Alice could not understand why Antoine wishes to photograph her low cost housing estate in which she and her family are living and that he should find what she considers as the dull, drab, dreary and ordinary people there "interesting", as if they were some "exotic" zoo animals and storms out at Antoine's photographic exhibition because Antoine used his photos of her mother and herself as exhibits without telling her in advance. To Alice the kind of "art" that Antoine is interested in is something quite remote from her accustomed way of life, which is all about survival and making enough to make ends meet and perhaps for this reason, Alice has a hard time trying to pass her embroidery exams because her professor keeps on telling her that her work is not creative enough and that she must use her embroidery to express feelings and to tell a story about life etc but all she could think of is Antoine and his physical relation to her. Fortunately, she finally passes her final examination and though with the greatest difficulties, manages to figure out some "theoretical" reasons to "justify" in academic fashion, the work she produces as her graduation piece: an embroidery intimately related to the shape of the female vagina as her mode of expressing her feelings as a woman, inspired no doubt by her physical relations with Antoine.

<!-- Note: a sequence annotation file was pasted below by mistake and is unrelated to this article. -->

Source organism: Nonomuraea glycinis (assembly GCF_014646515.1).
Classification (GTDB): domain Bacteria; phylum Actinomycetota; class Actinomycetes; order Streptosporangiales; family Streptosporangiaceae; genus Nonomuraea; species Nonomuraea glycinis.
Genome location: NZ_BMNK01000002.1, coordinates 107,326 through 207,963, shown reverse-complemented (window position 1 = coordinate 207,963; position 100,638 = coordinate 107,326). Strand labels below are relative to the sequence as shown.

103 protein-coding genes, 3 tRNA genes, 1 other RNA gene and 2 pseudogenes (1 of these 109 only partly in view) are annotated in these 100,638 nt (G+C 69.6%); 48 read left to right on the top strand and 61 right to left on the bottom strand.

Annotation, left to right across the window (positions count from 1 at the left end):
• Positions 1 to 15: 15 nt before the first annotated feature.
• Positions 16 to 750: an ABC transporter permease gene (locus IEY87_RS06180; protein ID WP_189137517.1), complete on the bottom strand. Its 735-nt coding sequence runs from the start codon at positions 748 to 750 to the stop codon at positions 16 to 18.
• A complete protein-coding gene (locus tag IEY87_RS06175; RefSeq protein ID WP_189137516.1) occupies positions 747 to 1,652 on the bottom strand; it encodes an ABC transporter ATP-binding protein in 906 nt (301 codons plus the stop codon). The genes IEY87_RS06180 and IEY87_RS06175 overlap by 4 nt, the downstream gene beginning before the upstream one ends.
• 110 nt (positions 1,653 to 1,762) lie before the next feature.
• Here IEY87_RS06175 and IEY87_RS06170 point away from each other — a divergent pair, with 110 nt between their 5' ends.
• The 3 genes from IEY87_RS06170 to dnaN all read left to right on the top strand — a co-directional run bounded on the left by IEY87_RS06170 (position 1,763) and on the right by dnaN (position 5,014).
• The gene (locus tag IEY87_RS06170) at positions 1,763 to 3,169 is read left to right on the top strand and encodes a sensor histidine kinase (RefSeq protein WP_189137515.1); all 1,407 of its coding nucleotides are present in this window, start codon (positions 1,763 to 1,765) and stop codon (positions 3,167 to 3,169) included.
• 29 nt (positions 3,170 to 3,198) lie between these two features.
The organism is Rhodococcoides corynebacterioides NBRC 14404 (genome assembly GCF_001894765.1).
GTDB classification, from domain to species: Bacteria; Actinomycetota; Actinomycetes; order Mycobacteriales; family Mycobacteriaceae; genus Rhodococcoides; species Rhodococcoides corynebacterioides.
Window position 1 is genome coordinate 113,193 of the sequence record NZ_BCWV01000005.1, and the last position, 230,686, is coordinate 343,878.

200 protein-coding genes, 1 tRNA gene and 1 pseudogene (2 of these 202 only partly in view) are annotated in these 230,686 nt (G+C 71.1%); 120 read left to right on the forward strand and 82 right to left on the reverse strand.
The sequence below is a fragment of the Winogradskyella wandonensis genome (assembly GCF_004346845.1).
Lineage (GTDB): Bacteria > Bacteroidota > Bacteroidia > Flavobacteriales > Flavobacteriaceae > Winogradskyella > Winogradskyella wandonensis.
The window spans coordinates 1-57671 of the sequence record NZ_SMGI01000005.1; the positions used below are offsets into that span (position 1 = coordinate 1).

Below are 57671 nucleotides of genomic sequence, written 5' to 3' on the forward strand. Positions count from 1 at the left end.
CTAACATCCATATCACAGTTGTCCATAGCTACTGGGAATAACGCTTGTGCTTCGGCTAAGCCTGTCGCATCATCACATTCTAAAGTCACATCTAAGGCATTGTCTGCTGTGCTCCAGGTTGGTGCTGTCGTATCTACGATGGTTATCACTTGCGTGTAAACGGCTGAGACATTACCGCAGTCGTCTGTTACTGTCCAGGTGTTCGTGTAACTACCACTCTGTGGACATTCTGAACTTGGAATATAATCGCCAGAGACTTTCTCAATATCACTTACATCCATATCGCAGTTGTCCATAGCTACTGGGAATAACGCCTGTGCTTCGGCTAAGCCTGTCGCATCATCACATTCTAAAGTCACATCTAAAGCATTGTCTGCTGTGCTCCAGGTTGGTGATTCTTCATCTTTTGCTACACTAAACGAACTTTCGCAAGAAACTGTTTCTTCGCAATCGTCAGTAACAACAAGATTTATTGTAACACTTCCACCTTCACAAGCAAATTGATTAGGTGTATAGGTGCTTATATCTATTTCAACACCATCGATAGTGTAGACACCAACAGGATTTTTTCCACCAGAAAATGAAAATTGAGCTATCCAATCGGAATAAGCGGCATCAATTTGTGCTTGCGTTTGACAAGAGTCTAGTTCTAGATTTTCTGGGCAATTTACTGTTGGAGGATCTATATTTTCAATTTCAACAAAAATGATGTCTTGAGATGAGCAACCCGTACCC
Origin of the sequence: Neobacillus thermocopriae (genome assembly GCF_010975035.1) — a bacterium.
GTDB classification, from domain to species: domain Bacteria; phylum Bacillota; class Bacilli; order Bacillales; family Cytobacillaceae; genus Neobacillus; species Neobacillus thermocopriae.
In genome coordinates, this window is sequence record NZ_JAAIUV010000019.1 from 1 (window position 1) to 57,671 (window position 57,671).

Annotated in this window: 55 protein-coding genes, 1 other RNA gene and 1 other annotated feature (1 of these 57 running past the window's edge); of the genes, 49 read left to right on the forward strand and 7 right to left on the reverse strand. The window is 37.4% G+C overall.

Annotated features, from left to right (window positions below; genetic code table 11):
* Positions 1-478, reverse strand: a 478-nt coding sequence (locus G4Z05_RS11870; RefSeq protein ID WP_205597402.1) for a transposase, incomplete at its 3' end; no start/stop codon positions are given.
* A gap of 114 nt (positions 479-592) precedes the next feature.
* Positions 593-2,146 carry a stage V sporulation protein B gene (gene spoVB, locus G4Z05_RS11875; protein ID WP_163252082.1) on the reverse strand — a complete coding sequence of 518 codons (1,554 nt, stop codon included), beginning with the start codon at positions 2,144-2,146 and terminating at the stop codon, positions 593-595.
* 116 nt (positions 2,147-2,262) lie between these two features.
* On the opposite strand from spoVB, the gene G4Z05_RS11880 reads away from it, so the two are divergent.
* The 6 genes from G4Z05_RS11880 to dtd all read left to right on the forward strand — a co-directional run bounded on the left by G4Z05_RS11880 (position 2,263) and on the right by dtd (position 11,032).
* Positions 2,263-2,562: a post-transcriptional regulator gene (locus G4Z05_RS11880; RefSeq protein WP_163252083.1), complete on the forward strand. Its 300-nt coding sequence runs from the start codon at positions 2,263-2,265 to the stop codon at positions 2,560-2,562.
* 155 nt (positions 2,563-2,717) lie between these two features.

The only person with whom she could relate to more comfortably in Antoine's circle is Antoine's perfume making relative Harold (Sergei Lopez) who instinctively told Alice that he too started out at grassroot level and like her, enjoys working with his hands. Like Alice, he  feels and approaches the world of things through his skin, his nose as a perfume maker and not just with his brain, as Agnés nor with his eyes, as Antoine. Harold takes Alice her to see a friend's rather abstract and conceptual artistic embroidery about some primitive tribe but it doesn't seem to resonate with Alice, who remains firmly attached to her realist trade-craft idea about her embroidery "work" or production.

When the film ends, we find Alice, having left Antoine for about 3 years, rejoins him on the  beach in which they previously had such uninhibited and totally non-intellectual fun. She tells him that somehow she can't forget Antoine and Antoine also says he thinks of her some time too.  Will their love rekindle? If so, will such revived love be powerful enough to reduce that  invisible intellectual, artistic, personal, class and cultural distance and fill that yawning abyss which divided them in the past? Will she finally be able to find her place beside him, as an equal and not the subservient partner in a complex dominant-submissive male-female relationship? Could the female voice singing of a girl waiting for her lover to the tune of some simple folksong like strumming of the acoustic guitar as the screen fades at the final scene be Julie Lopes-Curval's hint of hope for happiness for Alice?